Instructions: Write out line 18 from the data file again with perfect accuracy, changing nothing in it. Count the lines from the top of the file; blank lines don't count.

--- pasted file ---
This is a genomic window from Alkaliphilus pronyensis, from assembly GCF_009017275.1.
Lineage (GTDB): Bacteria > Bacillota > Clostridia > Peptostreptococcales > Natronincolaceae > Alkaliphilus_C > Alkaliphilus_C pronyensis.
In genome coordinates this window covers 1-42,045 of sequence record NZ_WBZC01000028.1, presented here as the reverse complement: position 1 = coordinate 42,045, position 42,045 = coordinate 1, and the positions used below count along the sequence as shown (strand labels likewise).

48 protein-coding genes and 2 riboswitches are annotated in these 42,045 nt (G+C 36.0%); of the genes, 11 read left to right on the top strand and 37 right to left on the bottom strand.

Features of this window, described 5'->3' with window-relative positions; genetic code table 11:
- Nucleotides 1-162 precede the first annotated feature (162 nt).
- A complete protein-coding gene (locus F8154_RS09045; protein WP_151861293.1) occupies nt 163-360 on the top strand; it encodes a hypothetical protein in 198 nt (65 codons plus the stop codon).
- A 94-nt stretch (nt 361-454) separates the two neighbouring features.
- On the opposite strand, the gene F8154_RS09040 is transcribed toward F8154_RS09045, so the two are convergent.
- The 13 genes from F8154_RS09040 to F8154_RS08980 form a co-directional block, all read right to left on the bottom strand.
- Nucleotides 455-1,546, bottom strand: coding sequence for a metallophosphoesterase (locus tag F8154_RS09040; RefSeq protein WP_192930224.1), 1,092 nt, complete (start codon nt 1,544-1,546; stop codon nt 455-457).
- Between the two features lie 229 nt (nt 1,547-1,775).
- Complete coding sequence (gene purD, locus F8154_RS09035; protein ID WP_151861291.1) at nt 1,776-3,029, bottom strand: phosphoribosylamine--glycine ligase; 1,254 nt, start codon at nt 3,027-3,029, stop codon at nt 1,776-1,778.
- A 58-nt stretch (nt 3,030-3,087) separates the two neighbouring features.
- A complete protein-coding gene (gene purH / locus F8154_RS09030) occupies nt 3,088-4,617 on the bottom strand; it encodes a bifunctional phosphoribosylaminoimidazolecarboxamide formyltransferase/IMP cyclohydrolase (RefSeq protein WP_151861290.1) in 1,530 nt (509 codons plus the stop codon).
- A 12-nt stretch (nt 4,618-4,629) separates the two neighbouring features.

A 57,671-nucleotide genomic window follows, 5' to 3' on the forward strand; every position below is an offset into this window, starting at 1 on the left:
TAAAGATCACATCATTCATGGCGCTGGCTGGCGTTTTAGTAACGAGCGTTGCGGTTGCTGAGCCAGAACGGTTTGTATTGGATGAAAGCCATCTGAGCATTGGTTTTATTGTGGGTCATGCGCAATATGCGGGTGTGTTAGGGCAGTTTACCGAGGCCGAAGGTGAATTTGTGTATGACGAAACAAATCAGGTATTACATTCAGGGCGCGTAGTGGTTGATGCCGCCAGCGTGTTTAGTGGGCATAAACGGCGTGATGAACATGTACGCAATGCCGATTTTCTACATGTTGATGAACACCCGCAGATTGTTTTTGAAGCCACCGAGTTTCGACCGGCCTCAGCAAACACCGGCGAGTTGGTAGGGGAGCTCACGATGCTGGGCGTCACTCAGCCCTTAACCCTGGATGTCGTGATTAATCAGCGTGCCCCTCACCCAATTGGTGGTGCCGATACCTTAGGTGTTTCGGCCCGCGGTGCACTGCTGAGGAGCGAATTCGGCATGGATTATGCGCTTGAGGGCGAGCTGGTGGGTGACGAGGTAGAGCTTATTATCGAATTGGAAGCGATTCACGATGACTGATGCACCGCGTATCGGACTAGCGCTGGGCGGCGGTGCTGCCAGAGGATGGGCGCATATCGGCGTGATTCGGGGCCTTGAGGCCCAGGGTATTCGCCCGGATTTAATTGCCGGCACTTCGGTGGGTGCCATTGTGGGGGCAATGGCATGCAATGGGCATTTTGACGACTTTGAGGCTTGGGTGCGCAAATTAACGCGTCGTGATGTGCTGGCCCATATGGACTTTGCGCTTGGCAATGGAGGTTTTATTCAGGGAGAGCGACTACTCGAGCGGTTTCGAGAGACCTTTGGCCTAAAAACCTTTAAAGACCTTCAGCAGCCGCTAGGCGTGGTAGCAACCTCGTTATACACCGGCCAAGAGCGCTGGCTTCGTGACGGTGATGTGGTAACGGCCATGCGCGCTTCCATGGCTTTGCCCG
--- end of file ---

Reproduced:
TAAAGATCACATCATTCATGGCGCTGGCTGGCGTTTTAGTAACGAGCGTTGCGGTTGCTGAGCCAGAACGGTTTGTATTGGATGAAAGCCATCTGAGCATTGGTTTTATTGTGGGTCATGCGCAATATGCGGGTGTGTTAGGGCAGTTTACCGAGGCCGAAGGTGAATTTGTGTATGACGAAACAAATCAGGTATTACATTCAGGGCGCGTAGTGGTTGATGCCGCCAGCGTGTTTAGTGGGCATAAACGGCGTGATGAACATGTACGCAATGCCGATTTTCTACATGTTGATGAACACCCGCAGATTGTTTTTGAAGCCACCGAGTTTCGACCGGCCTCAGCAAACACCGGCGAGTTGGTAGGGGAGCTCACGATGCTGGGCGTCACTCAGCCCTTAACCCTGGATGTCGTGATTAATCAGCGTGCCCCTCACCCAATTGGTGGTGCCGATACCTTAGGTGTTTCGGCCCGCGGTGCACTGCTGAGGAGCGAATTCGGCATGGATTATGCGCTTGAGGGCGAGCTGGTGGGTGACGAGGTAGAGCTTATTATCGAATTGGAAGCGATTCACGATGACTGATGCACCGCGTATCGGACTAGCGCTGGGCGGCGGTGCTGCCAGAGGATGGGCGCATATCGGCGTGATTCGGGGCCTTGAGGCCCAGGGTATTCGCCCGGATTTAATTGCCGGCACTTCGGTGGGTGCCATTGTGGGGGCAATGGCATGCAATGGGCATTTTGACGACTTTGAGGCTTGGGTGCGCAAATTAACGCGTCGTGATGTGCTGGCCCATATGGACTTTGCGCTTGGCAATGGAGGTTTTATTCAGGGAGAGCGACTACTCGAGCGGTTTCGAGAGACCTTTGGCCTAAAAACCTTTAAAGACCTTCAGCAGCCGCTAGGCGTGGTAGCAACCTCGTTATACACCGGCCAAGAGCGCTGGCTTCGTGACGGTGATGTGGTAACGGCCATGCGCGCTTCCATGGCTTTGCCCG